This article was originally published in the April 2018 Princeton Echo.

‘You Are What You Were’ documents live in collage

On view at the Nassau Club through Sunday, May 6, is a unique series of portrait by Princeton-based artist Trudy Borenstein Sugiura. The artist once worked as a jewelry and tabletop object designer, but was taken in a different direction after the death of her father, a mathematician, in 2011.

‘Champ,’ a portrait of Trudy Borenstein-Sugiura’s father, Max.

She realized that the documents he had accumulated over a lifetime told a story, and she started making portrait collages. She works from a photograph, but the final product uses original documents. One portrait of her father, titled “Hero” tells the story of his time in the Army during World War II, using his death certificate and correspondence with a VA hospital.

“Defining someone’s image through their documents could tell a story so much deeper than just a picture,” she says.

The Levittown native had art in her blood. Her mother was an artist, as were two of her mother’s sisters. Borenstein-Sugiura studied at Philadelphia College of Art and Tyler School of the Arts, where she earned a bachelor of fine arts degree in 1978.

She met her husband, Yasuo Sugiura — then owner of an interior design business — at a trade show in the 1980s, and they raised two sons in Princeton. Her portraits of him feature his Japanese heritage: one is crafted from a package of noodles and a picture of Mount Fuji.

The collective of these collages is “You Are What You Were,” which has already been exhibited in galleries across the country.

The Nassau Club is located at 6 Mercer Street, Princeton. To view the exhibit, contact Chuck Hammond at 609-924-0580.

Princeton filmmaker gives Patton a second look

Robert Orlando’s film raises questions about the death of George S. Patton.

One of the ironies of World War II history is that the daring General George S. Patton helped lead the Allied forces to victory only to meet his death seven months after the war ended in Europe, in a car accident in Germany, en route to a leisurely day of pheasant hunting. Or was that accident more than an irony, and was Patton murdered, essentially becoming the first casualty of the Cold War with the Russians?

Princeton film producer Robert Orlando has opened his mind to the latter explanation and created a documentary film called “Silence Patton,” due for release April 3 on platforms such as VOD, iTunes, and Amazon. Drawing on archived film from World War II and recent interviews with Victor Davis Hanson and Paul Kengor, historians and authors of several books on Patton and the Cold War, Orlando questions the official accounts of Patton’s death at age 60. The film documents the reservations Patton, known as “Old Blood and Guts,” had with the final terms of World War II and his belief that the war set the stage for a prolonged standoff between the Allies and the Russians.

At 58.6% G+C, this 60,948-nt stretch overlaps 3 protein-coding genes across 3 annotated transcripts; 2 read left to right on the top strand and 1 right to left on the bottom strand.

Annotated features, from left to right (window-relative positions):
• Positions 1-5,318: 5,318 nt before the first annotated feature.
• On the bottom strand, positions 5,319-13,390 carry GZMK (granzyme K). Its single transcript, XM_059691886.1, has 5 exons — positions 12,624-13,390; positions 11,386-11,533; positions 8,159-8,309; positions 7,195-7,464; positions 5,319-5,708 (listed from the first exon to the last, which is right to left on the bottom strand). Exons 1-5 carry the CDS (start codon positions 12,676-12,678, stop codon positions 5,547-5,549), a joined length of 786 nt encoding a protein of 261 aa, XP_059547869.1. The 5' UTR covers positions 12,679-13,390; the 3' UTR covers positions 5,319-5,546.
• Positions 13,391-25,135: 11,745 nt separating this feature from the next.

Trailers for “Silence Patton,” which can be viewed at the film’s website,, suggest that Patton had been voicing his concerns about post-war Europe long before his death, and that “he did not get along politically” with other American and Allied leaders.

Orlando grew up in an Italian Catholic family in New York and got his first video camera at the age of 8. Movie making “came naturally,” he says. He pursued his childhood ambition at the School of Visual Arts in New York, where he was a classmate of Brian Singer, who had grown up in West Windsor and went on to direct “The Usual Suspects” and a series of X-Men movies.

Orlando founded Nexus Media in New York and relocated in 2008 to 20 Nassau Street. He says he is exploring a limited release with Regal Entertainment Group and also hopes to have a series of screenings with panels over the next few months, including Reagan Ranch in California, Patton Museum in Kentucky, and Evil Czech Brewery in Indiana. Groups can also organize their own screenings by e-mailing Orlando:

HomeFront presents ArtJam pop-up exhibit

Cindy Besselaar’s work will be on display at the ArtJam sale.

A vacant storefront comes to life for two weeks in April to showcase art and a good cause. ArtJam, a pop-up exhibit that benefits HomeFront’s Artspace project, takes place at 19 Hulfish Street from April 13 to 29. An opening reception takes place Friday, April 13, from 5 to 9 p.m., and a closing reception takes place Friday, April 27, from 4 to 9 p.m.

The gallery will also be open during Communiversity on Sunday, April 29, and will host live musicians during Jammin at ArtJam on Saturday and Sunday evenings from April 14 to 28.

The exhibit features works by professional and amateur artists, and all proceeds benefit Artspace, a therapeutic art program that is part of Lawrence-based HomeFront’s mission to help families escape the cycle of poverty.

For more information: